Torsten Rasch's 'stunning' opera receives German Premiere

Torsten Rasch's 'stunning' opera receives German Premiere
Ever since its world premiere Torsten Rasch’s opera, The Duchess of Malfi, has shocked and wowed audiences in equal measure. The German premiere at Chemnitz Opera in March was no exception; director Dietrich W. Hilsdorf brought to life the blood-curdling drama (based on John Webster’s 17th-century play), the cast – including mezzo Tiina Penttinen as The Duchess, and counter-tenor Iestyn Morris as her brother Ferdinand – poured rich emotion into the twisted characters, and the Robert Schumann Philharmonie sent Rasch’s sumptuous, darkly-infused music swirling around the house. (The same orchestra also premiered Rasch's operatic suite Das Haus der Temperamente.) The German press were quick to praise this ‘stunning’ opera.
‘This music is stunning!’
‘The stage is seethes with true-to-life images… a music of emotional depth and a sumptuousness of sound-colours… The music is not just illustrative, but pushes forward and gives impetus. One is spared the deliberation of whether the 'new' is also beautiful. This music is stunning! The pace is aligned to the narrative flow of the stage… Ferdinand has crackpot jumps which mirror the emotional world of his existence… The dark-expressive music is the order of the day for conductor Frank Beermann and the Robert Schumann Philharnonie...’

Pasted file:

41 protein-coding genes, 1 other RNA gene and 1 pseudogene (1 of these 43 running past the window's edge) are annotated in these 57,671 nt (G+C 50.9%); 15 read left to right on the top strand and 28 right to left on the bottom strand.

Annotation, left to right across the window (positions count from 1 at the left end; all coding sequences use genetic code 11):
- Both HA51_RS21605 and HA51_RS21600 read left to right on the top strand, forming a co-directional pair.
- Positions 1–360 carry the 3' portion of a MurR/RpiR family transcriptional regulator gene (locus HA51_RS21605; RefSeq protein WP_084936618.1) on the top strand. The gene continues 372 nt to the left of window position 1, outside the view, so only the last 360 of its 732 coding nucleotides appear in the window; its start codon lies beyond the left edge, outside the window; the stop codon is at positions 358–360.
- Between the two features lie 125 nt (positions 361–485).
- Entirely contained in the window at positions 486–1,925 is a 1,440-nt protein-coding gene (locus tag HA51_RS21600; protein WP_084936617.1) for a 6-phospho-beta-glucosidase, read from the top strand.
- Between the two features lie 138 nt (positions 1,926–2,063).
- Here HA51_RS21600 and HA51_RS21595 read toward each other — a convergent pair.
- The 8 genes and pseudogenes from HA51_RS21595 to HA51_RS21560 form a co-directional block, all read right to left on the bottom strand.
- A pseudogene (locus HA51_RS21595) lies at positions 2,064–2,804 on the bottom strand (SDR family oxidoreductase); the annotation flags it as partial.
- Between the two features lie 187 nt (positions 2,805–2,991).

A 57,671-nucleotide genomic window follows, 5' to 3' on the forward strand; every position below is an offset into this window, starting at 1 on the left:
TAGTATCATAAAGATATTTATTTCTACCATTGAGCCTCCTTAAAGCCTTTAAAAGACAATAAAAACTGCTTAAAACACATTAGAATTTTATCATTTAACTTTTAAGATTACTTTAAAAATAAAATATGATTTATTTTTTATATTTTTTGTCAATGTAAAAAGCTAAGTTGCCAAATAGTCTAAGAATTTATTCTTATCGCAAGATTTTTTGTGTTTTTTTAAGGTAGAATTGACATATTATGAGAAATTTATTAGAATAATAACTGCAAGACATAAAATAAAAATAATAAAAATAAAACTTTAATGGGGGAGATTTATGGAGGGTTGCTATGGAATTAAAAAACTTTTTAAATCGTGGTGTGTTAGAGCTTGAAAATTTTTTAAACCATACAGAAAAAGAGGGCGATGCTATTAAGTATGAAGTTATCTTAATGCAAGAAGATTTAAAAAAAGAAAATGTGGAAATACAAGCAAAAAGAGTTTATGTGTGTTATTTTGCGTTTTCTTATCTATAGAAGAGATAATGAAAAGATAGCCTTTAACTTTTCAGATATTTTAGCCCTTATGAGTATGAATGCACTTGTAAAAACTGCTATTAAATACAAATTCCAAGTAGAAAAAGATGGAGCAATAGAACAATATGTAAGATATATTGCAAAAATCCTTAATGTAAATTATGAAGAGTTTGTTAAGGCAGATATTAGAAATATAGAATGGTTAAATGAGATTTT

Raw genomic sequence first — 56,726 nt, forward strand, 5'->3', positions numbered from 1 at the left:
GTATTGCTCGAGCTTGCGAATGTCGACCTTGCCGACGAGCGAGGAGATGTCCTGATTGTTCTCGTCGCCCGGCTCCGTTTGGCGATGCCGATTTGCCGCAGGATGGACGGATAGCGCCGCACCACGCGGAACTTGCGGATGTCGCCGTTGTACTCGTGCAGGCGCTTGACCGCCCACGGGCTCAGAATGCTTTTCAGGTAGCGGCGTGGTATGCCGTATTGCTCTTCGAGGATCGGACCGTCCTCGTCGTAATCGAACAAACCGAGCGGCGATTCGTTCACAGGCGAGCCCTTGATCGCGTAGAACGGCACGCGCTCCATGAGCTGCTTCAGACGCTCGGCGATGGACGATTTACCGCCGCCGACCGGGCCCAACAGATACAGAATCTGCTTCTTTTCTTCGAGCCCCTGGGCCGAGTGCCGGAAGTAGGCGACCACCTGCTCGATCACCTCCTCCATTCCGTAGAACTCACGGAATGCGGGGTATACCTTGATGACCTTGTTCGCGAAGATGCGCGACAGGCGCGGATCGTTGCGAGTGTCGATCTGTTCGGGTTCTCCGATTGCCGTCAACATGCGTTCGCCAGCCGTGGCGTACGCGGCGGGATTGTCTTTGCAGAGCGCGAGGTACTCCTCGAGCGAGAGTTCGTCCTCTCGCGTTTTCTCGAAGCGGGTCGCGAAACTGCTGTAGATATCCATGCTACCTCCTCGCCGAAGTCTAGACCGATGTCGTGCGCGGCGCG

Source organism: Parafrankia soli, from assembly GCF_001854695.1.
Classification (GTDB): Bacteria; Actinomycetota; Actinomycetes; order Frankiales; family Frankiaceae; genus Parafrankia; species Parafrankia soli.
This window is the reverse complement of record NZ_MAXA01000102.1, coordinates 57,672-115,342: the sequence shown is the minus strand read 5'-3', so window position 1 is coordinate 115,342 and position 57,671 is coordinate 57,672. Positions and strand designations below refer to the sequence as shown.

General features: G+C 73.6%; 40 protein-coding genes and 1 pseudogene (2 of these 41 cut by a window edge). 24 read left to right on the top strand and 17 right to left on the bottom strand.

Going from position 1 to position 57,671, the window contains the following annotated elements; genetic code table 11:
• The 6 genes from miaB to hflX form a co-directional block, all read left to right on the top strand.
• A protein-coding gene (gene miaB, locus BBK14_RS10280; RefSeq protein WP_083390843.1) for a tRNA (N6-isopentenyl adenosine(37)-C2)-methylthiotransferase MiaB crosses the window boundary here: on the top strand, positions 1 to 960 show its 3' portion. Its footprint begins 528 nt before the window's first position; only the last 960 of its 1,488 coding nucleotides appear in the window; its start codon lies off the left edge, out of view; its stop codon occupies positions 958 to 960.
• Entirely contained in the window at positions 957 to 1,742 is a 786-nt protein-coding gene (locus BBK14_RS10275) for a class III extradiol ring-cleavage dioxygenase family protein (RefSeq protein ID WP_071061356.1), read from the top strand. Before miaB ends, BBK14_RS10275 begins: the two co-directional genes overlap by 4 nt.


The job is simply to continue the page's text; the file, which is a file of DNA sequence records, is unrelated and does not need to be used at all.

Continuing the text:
Freie Presse (Marianne Schultz), 25 March 2013
‘a cumulative treat of art’
‘The music of this fascinating score by Torsten Rasch pushed dramatically forward, never decorative or just ‘padding’. Combined with the stage production, the result was a cumulative treat of art… 12 minutes of roaring applause after the last curtain was well deserved.’
Das Opernglas (G.Helbig), May Edition
‘an invitation for intensive listening from the very beginning’
‘Visually you get your money's worth. Aurally too with Torsten Rasch's music, whose spatial dimensions extend an invitation for intensive listening from the very beginning. Despite the blatant action, Rasch does without blatant music; with him ‘doom’ grows out of silence, sallow passages for woodwinds, and spongy surfaces of brass. Although there is no traditional opera tunefulness (a fine-spun network of chamber music-like characteristics of instruments is attributed to the characters on stage), sweeping opulence breaks out in a ludicrous ball scene. And here, as in the more restrained atonal passages of characterization of wolves in human skin, the Robert Schumann Philharmonie provided strong moments.’
Dresdner Neue Nachrichten (Boris Michael Gruhl), 3 April 2013